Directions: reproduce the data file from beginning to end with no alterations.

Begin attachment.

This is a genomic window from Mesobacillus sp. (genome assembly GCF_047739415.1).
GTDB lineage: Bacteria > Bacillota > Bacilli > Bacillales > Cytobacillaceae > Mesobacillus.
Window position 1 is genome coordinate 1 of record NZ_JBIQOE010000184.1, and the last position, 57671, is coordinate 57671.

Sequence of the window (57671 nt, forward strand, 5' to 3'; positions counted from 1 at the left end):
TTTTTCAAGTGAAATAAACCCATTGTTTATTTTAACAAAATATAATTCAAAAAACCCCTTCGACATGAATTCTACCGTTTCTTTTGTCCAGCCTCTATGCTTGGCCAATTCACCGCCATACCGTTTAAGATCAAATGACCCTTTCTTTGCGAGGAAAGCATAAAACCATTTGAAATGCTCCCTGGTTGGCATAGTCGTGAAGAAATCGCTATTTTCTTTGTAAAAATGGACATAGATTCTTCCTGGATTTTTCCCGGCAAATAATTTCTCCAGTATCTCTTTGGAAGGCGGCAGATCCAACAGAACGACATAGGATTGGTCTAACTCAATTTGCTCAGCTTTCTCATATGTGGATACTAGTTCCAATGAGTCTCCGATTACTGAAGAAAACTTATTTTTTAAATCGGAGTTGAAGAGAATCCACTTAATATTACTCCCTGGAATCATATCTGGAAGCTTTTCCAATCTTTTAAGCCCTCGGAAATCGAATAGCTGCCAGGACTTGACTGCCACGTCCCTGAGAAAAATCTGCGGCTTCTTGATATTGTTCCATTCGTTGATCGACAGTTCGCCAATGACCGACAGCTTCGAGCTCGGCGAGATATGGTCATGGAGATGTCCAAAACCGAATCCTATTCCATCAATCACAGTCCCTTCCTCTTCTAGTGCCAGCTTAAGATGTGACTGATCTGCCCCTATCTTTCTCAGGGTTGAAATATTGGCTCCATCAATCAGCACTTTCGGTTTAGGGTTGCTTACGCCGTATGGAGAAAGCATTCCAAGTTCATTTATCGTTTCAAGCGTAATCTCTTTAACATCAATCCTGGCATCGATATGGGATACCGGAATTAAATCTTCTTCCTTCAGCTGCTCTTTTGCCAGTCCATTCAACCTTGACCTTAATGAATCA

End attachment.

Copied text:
This is a genomic window from Mesobacillus sp. (genome assembly GCF_047739415.1).
GTDB lineage: Bacteria > Bacillota > Bacilli > Bacillales > Cytobacillaceae > Mesobacillus.
Window position 1 is genome coordinate 1 of record NZ_JBIQOE010000184.1, and the last position, 57671, is coordinate 57671.

Sequence of the window (57671 nt, forward strand, 5' to 3'; positions counted from 1 at the left end):
TTTTTCAAGTGAAATAAACCCATTGTTTATTTTAACAAAATATAATTCAAAAAACCCCTTCGACATGAATTCTACCGTTTCTTTTGTCCAGCCTCTATGCTTGGCCAATTCACCGCCATACCGTTTAAGATCAAATGACCCTTTCTTTGCGAGGAAAGCATAAAACCATTTGAAATGCTCCCTGGTTGGCATAGTCGTGAAGAAATCGCTATTTTCTTTGTAAAAATGGACATAGATTCTTCCTGGATTTTTCCCGGCAAATAATTTCTCCAGTATCTCTTTGGAAGGCGGCAGATCCAACAGAACGACATAGGATTGGTCTAACTCAATTTGCTCAGCTTTCTCATATGTGGATACTAGTTCCAATGAGTCTCCGATTACTGAAGAAAACTTATTTTTTAAATCGGAGTTGAAGAGAATCCACTTAATATTACTCCCTGGAATCATATCTGGAAGCTTTTCCAATCTTTTAAGCCCTCGGAAATCGAATAGCTGCCAGGACTTGACTGCCACGTCCCTGAGAAAAATCTGCGGCTTCTTGATATTGTTCCATTCGTTGATCGACAGTTCGCCAATGACCGACAGCTTCGAGCTCGGCGAGATATGGTCATGGAGATGTCCAAAACCGAATCCTATTCCATCAATCACAGTCCCTTCCTCTTCTAGTGCCAGCTTAAGATGTGACTGATCTGCCCCTATCTTTCTCAGGGTTGAAATATTGGCTCCATCAATCAGCACTTTCGGTTTAGGGTTGCTTACGCCGTATGGAGAAAGCATTCCAAGTTCATTTATCGTTTCAAGCGTAATCTCTTTAACATCAATCCTGGCATCGATATGGGATACCGGAATTAAATCTTCTTCCTTCAGCTGCTCTTTTGCCAGTCCATTCAACCTTGACCTTAATGAATCA